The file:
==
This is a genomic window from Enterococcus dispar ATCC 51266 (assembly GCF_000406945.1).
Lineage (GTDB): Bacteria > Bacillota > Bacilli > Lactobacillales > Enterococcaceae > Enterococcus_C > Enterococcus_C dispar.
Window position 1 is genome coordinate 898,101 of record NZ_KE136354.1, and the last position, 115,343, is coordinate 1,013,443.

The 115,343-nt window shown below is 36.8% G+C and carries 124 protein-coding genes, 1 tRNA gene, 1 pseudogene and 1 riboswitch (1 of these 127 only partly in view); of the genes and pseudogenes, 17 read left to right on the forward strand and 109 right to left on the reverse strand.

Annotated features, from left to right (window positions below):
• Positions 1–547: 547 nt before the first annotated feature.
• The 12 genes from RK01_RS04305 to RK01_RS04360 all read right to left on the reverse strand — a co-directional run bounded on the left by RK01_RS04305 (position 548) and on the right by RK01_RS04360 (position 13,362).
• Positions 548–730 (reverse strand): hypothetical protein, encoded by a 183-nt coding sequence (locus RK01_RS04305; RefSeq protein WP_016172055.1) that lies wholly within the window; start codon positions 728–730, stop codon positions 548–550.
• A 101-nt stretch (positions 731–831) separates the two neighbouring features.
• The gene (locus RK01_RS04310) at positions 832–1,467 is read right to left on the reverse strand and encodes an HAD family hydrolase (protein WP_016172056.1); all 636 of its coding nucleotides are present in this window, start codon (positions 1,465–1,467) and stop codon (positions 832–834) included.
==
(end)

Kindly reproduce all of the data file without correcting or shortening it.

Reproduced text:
This is a genomic window from Enterococcus dispar ATCC 51266 (assembly GCF_000406945.1).
Lineage (GTDB): Bacteria > Bacillota > Bacilli > Lactobacillales > Enterococcaceae > Enterococcus_C > Enterococcus_C dispar.
Window position 1 is genome coordinate 898,101 of record NZ_KE136354.1, and the last position, 115,343, is coordinate 1,013,443.

The 115,343-nt window shown below is 36.8% G+C and carries 124 protein-coding genes, 1 tRNA gene, 1 pseudogene and 1 riboswitch (1 of these 127 only partly in view); of the genes and pseudogenes, 17 read left to right on the forward strand and 109 right to left on the reverse strand.

Annotated features, from left to right (window positions below):
• Positions 1–547: 547 nt before the first annotated feature.
• The 12 genes from RK01_RS04305 to RK01_RS04360 all read right to left on the reverse strand — a co-directional run bounded on the left by RK01_RS04305 (position 548) and on the right by RK01_RS04360 (position 13,362).
• Positions 548–730 (reverse strand): hypothetical protein, encoded by a 183-nt coding sequence (locus RK01_RS04305; RefSeq protein WP_016172055.1) that lies wholly within the window; start codon positions 728–730, stop codon positions 548–550.
• A 101-nt stretch (positions 731–831) separates the two neighbouring features.
• The gene (locus RK01_RS04310) at positions 832–1,467 is read right to left on the reverse strand and encodes an HAD family hydrolase (protein WP_016172056.1); all 636 of its coding nucleotides are present in this window, start codon (positions 1,465–1,467) and stop codon (positions 832–834) included.